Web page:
Corporate tax revenues have been falling since the economic crisis, but the majority of all tax rises have fallen on individuals. To address this, the Organisation for Economic Co-Operation and Development is behind an ambitious project to close loopholes responsible for the avoidance of up to $240 billion of tax.
Adding to this list of ‘beggar thy neighbours’ policies, of regulation-as-trade-barriers and competitive currency devaluations, advances in production technology (and 3D printing in particular) is making where a product is ‘manufactured’ or ‘distributed’ (and therefore taxed) an increasingly hard-to-define problem.
Apple’s gadgets, for example, come in beautifully packaged boxes: “designed in California” but made in China, Malaysia, Japan and elsewhere (according to Apple’s supplier list). Where, though, does their IP reside for tax purposes? The Obama Administration’s determination to stymie tax ‘inversion’ deals is another strong statement that governments will intervene in the normal functioning of capitalism to preserve their (self-selected) fair take of taxes.
Nevertheless, global growth will continue. PwC’s World in 2050 report Will the shift in global economic power continue? suggests the world will grow at an average of 3% per annum, doubling in size by 2037 and nearly tripling by 2050.
And the digital revolution will continue too. “Soaring flows of data and information now generate more economic value than global goods trade”, said McKinsey Global Institute in its report Digital Globalization: The New era of global flows that will change the landscape.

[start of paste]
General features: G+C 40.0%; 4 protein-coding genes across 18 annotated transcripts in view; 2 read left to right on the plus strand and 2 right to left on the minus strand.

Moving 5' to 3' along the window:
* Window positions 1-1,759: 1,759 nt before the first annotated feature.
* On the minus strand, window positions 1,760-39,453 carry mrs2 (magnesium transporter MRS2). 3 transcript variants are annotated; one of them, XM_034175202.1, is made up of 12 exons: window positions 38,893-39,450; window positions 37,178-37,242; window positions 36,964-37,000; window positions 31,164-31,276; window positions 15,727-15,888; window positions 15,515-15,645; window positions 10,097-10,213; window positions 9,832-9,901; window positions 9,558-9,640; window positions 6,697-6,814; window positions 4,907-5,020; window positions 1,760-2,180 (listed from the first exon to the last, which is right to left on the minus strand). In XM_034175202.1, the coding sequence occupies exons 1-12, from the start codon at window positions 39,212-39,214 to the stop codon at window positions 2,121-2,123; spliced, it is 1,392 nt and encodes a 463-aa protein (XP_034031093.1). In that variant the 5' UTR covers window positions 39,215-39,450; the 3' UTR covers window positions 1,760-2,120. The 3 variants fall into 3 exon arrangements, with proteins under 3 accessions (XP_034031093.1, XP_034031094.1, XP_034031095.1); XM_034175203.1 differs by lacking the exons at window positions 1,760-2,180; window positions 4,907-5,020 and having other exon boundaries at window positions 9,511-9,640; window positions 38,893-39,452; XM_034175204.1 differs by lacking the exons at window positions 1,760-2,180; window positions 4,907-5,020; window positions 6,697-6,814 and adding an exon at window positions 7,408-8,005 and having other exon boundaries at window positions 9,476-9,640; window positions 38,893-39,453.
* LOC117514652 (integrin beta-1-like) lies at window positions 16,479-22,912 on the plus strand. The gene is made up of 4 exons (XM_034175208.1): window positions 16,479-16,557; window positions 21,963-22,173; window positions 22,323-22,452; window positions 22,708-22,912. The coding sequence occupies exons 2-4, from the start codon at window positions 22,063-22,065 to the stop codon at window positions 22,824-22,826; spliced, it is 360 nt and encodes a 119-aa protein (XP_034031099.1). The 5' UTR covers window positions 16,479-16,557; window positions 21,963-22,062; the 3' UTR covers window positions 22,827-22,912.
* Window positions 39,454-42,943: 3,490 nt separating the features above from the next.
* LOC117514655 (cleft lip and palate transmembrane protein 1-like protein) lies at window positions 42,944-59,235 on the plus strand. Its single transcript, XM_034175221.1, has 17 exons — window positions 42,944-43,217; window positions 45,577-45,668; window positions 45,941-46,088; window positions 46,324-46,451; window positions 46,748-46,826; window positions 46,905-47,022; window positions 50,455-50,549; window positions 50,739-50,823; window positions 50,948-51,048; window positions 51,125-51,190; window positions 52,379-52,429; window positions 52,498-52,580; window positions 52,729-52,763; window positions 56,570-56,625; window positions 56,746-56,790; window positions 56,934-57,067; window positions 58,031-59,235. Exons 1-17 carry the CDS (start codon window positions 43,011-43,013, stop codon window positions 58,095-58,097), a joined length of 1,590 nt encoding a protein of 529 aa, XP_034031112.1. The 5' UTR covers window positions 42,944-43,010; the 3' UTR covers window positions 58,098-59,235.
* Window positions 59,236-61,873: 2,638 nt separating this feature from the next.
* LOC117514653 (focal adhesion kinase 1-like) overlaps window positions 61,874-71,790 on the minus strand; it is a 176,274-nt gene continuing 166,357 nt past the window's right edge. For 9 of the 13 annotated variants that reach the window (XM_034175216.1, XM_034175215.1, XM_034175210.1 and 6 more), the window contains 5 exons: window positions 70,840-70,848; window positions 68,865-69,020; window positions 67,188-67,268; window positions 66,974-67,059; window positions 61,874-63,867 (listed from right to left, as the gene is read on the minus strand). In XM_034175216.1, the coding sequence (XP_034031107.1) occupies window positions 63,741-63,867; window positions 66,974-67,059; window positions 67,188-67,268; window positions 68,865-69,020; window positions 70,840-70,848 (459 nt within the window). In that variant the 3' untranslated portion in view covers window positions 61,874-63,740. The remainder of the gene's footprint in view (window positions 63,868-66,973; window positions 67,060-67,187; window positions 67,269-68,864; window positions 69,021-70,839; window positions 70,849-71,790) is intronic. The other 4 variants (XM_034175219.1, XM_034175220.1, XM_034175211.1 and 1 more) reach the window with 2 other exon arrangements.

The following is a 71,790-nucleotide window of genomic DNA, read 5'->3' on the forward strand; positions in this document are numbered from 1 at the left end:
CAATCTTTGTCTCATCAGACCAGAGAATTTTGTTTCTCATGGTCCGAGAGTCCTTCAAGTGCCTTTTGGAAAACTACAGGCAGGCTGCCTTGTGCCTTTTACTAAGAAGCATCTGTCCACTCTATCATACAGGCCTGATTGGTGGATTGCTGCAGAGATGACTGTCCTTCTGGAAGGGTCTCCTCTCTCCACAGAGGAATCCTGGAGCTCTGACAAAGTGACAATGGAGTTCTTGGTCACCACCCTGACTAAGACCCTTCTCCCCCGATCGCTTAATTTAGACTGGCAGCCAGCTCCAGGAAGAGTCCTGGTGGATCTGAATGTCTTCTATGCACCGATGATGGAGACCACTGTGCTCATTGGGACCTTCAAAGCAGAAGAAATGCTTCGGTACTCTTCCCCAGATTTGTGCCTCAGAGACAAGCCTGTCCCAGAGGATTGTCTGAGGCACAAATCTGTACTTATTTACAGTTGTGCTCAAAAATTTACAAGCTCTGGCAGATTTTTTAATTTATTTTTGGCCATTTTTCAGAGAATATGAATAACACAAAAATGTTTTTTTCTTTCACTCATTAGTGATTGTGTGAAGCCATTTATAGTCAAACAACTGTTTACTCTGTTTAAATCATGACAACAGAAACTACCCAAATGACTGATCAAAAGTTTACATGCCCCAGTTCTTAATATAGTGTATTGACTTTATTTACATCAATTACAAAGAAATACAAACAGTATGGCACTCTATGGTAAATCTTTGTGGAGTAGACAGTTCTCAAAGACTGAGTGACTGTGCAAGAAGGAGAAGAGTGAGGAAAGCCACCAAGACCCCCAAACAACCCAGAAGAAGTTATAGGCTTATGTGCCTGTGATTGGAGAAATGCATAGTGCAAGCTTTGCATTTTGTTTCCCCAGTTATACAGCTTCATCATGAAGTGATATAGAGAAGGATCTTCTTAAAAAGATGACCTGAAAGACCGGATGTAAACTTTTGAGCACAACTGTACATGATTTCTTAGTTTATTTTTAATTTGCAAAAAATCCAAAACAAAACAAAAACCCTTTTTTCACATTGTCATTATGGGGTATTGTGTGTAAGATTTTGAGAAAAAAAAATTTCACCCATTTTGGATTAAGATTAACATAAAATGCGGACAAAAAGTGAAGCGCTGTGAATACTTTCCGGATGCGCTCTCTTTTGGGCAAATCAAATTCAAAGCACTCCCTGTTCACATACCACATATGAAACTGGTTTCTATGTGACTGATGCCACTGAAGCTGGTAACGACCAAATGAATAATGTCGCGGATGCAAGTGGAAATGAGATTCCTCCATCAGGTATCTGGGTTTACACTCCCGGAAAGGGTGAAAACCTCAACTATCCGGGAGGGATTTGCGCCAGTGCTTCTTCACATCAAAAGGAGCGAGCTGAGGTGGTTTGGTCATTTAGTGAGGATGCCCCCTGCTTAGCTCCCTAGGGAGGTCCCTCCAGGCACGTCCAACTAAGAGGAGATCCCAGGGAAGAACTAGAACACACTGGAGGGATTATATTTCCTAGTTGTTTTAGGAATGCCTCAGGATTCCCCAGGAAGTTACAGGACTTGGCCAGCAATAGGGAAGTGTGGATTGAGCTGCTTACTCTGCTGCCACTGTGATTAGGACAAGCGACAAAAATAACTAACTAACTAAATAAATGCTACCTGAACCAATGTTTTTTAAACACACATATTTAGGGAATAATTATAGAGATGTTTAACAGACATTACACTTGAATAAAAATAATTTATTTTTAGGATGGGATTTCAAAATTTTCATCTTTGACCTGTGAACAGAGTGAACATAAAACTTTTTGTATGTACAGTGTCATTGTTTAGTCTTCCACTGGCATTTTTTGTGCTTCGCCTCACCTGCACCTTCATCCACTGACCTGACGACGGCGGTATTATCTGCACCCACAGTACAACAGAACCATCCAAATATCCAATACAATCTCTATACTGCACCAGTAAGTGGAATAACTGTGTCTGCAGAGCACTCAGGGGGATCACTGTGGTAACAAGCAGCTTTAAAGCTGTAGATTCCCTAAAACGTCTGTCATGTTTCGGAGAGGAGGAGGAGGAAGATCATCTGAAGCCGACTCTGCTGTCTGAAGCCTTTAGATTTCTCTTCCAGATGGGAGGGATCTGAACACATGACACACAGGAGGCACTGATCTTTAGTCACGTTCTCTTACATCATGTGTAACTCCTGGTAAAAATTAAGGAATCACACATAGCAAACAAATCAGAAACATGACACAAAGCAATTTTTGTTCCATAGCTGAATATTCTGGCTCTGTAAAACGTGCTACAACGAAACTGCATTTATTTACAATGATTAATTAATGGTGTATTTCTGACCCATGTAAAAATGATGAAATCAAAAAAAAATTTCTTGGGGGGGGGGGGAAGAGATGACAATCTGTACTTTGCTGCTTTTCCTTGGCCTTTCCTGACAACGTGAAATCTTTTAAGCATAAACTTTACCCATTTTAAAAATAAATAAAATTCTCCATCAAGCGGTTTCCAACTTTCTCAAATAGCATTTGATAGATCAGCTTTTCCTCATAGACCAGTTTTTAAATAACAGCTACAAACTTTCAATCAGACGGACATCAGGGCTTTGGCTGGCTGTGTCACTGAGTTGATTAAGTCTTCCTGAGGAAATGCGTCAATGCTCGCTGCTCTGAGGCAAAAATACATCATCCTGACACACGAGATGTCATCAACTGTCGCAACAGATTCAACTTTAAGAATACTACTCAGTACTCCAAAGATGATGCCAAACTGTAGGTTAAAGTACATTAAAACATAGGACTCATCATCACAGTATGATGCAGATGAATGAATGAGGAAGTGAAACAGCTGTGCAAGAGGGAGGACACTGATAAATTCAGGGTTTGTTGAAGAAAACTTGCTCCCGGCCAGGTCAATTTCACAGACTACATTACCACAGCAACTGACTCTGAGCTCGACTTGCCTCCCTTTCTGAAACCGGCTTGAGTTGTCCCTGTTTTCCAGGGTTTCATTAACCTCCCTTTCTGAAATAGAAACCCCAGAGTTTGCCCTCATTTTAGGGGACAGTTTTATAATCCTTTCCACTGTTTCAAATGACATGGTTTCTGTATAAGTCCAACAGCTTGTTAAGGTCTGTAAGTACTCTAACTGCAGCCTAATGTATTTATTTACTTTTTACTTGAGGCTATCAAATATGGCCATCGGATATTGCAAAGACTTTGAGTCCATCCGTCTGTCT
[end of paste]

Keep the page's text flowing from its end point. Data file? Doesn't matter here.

According to the McKinsey report digitisation of products and services and the growth of digital platforms will drive this growth. Over a decade, global flows have raised world GDP by at least 10%, this valued totalled $7.8 trillion in 2014 and data flows now account for a larger share of this impact than global trade goods, McKinsey said.
It is not hard to see how digitisation will change the global economy when 900 million people are connected globally on social media, and 50 million of those alone are on Facebook. According to McKinsey 86% of tech-based start-ups are ‘born global’ with 360 million people now taking part in cross border e-commerce.
Global connectedness seems to be replacing GDP as a measure of globalisation. DHL’s third edition of its Global Connectedness Index, an analysis of the state of globalisation around the world, shows that the 10 countries where global connectedness has increased the most from 2011 to 2014 are the emerging economies.
This suggests that the epicentre of future globalisation is also shifting. This echoes PwC’s report World in 2050 that suggests India has the potential to become the second largest economy in the world in Purchasing Power Parity terms, after China.
But until a new international agreement on corporate taxation is reached and the global middle classes find new ways to be economically relevant in this world of digital divergence, the political tide is likely to continue to see barriers to global commerce increase.
Globalisation ‘works’ for tax and accounting experts, for people with image rights to exploit and mayors of large cities who know that their sky scraper business centres needs high end and lower end workers (on different shifts, naturally).
For now globalisation seems to be leaving half of us behind, and tax-strapped governments too. In a still-largely-democratic world, that is a lot of naysayers. Globalisation might not be in retreat, maybe it has just paused for breath, at least that what the bond market seems to think.
Photo: © Niki Natarajan 2015